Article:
NeuRA Magazine #22

LEAVING A LEGACY OF DISCOVERY

Keith and Lucille had never considered how medical research could benefit from the donation of a brain until their world came crashing down. After noticing changes
in her husband, it was revealed that Keith was living with frontotemporal dementia. About one year later, he was also diagnosed with Parkinson’s disease. They desperately wanted to help future generations, and decided together that the best way to do that was through brain donation. They knew their precious gift would not only be of tremendous value to researchers now, but that it would create a legacy of discovery for years to come. After Keith’s passing and subsequent donation, an examination of his brain revealed that he was in fact not living with Parkinson’s disease, but had lived with both frontotemporal dementia and the early stages of Alzheimer’s disease. These types of findings are crucial in helping researchers and clinicians better diagnose and treat a wide range of brain diseases and is an key part of the reason why Lucille and Keith thought it important to bequest their brains to science at the Sydney Brain Bank.

See what’s going on at NeuRA

FEEL THE BUZZ IN THE AIR? US TOO.

StandingTall-Plus: a multifactorial program to prevent falls in older people

A cutting-edge research study on the effectiveness of a multifaceted program including balance exercise, brain training and cognitive behavioural therapy towards reducing falls. The StandingTall team, led by Associate Professor Kim Delbaere, has worked with over 500 community-dwelling older people since 2015, implementing a home-based balance exercise program delivered through a tablet computer. By embracing technology, we are providing an alternative exercise opportunity, which is engaging and using all the latest evidence to prevent falls. The program has been a success with our participants, evidenced by unprecedented levels of sustained adherence to prescribed balance exercises over two years. For our next research study, called “StandingTall-Plus”, we have added a cutting-edge brain training program to help people think faster on their feet during daily activities. We are also collaborating with the Black Dog Institute to offer online cognitive behavioural therapy to address depressive thoughts and low mood. All participants will be assessed using a comprehensive test battery of known falls risk factors across physical, cognitive and affective domains. This will then be used to offer each participant a fully tailored program that is suited to their abilities and circumstances. Our primary aim is to reduce the number of falls over a 12-month follow-up period when compared to a health promotion program. We are currently recruiting for the StandingTall-Plus research study, for more information visit: https://www.neura.edu.au/clinical-trial/standingtall-plus/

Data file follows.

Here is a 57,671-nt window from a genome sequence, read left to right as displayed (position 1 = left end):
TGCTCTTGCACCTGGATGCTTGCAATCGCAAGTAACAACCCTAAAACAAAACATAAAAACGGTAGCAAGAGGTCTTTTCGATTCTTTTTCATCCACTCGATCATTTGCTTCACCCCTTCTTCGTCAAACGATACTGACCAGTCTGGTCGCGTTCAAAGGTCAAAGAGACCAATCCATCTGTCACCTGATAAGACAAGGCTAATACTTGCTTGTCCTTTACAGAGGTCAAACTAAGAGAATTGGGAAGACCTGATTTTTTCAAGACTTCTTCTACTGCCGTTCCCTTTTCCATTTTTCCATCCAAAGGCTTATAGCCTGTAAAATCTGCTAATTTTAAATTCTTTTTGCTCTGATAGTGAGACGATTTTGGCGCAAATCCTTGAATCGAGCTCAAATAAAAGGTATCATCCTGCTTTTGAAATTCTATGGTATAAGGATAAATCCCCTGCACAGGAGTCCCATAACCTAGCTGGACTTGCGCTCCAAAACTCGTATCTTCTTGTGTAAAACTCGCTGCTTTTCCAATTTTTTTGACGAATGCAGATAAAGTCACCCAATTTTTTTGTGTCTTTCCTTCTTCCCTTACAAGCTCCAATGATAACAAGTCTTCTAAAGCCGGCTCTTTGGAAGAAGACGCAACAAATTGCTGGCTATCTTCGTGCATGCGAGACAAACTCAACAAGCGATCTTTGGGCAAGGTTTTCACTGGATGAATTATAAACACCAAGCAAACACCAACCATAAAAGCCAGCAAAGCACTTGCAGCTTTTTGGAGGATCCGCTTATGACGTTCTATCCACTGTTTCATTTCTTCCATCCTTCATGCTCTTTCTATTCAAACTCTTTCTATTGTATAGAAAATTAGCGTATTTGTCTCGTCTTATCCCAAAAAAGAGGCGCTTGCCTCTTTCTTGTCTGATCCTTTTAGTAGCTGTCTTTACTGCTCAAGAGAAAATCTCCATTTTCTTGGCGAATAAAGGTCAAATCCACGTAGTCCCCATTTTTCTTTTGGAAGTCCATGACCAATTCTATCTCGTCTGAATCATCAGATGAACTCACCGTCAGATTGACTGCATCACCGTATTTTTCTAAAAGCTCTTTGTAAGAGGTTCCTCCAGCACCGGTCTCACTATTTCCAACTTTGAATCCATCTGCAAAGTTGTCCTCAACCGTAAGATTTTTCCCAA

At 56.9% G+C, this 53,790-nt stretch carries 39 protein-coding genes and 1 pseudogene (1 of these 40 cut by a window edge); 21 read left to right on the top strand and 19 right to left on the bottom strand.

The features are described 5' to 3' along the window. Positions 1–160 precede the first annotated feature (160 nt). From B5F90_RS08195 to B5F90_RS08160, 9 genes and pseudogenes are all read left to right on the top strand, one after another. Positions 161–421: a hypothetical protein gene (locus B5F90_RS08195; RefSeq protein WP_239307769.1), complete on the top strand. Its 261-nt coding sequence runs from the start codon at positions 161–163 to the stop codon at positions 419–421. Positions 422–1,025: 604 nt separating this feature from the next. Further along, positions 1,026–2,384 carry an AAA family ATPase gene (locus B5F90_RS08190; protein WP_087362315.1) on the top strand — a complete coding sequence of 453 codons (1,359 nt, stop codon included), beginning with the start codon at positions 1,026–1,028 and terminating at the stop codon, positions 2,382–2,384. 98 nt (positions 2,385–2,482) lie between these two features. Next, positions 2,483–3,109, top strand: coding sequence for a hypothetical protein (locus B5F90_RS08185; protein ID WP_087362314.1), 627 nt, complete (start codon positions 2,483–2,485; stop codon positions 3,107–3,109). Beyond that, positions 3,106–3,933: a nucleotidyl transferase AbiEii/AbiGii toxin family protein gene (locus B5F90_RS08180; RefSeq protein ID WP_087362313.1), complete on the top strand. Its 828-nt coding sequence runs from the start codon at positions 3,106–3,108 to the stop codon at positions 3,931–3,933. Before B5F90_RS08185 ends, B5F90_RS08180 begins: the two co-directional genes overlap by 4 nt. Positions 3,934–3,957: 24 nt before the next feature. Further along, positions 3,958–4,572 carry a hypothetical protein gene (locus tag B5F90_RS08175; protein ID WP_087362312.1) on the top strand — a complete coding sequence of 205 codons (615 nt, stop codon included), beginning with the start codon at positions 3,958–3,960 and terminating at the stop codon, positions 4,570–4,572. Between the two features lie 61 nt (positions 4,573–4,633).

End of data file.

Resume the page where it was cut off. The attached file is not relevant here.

PROJECT